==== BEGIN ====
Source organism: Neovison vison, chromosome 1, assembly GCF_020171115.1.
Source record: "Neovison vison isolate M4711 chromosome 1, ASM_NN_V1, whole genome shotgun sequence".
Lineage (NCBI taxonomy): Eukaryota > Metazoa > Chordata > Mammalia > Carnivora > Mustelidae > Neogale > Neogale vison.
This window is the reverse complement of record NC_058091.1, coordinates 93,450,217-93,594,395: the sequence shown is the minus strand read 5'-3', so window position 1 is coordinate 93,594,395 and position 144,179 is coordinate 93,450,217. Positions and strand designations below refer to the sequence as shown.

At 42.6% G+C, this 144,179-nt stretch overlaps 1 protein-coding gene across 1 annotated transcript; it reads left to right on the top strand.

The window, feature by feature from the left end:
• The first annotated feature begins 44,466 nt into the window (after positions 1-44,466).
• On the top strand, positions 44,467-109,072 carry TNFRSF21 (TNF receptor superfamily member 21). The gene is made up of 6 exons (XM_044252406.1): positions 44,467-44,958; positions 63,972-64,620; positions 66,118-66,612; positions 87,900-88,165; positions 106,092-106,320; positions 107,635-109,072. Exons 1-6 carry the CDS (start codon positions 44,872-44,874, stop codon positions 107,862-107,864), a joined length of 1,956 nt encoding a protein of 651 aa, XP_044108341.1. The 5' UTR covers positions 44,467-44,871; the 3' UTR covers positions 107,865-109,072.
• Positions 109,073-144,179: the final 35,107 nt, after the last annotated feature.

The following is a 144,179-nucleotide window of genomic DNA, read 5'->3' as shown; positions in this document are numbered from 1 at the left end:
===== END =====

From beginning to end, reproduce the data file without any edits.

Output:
Source organism: Neovison vison, chromosome 1, assembly GCF_020171115.1.
Source record: "Neovison vison isolate M4711 chromosome 1, ASM_NN_V1, whole genome shotgun sequence".
Lineage (NCBI taxonomy): Eukaryota > Metazoa > Chordata > Mammalia > Carnivora > Mustelidae > Neogale > Neogale vison.
This window is the reverse complement of record NC_058091.1, coordinates 93,450,217-93,594,395: the sequence shown is the minus strand read 5'-3', so window position 1 is coordinate 93,594,395 and position 144,179 is coordinate 93,450,217. Positions and strand designations below refer to the sequence as shown.

At 42.6% G+C, this 144,179-nt stretch overlaps 1 protein-coding gene across 1 annotated transcript; it reads left to right on the top strand.

The window, feature by feature from the left end:
• The first annotated feature begins 44,466 nt into the window (after positions 1-44,466).
• On the top strand, positions 44,467-109,072 carry TNFRSF21 (TNF receptor superfamily member 21). The gene is made up of 6 exons (XM_044252406.1): positions 44,467-44,958; positions 63,972-64,620; positions 66,118-66,612; positions 87,900-88,165; positions 106,092-106,320; positions 107,635-109,072. Exons 1-6 carry the CDS (start codon positions 44,872-44,874, stop codon positions 107,862-107,864), a joined length of 1,956 nt encoding a protein of 651 aa, XP_044108341.1. The 5' UTR covers positions 44,467-44,871; the 3' UTR covers positions 107,865-109,072.
• Positions 109,073-144,179: the final 35,107 nt, after the last annotated feature.

The following is a 144,179-nucleotide window of genomic DNA, read 5'->3' as shown; positions in this document are numbered from 1 at the left end: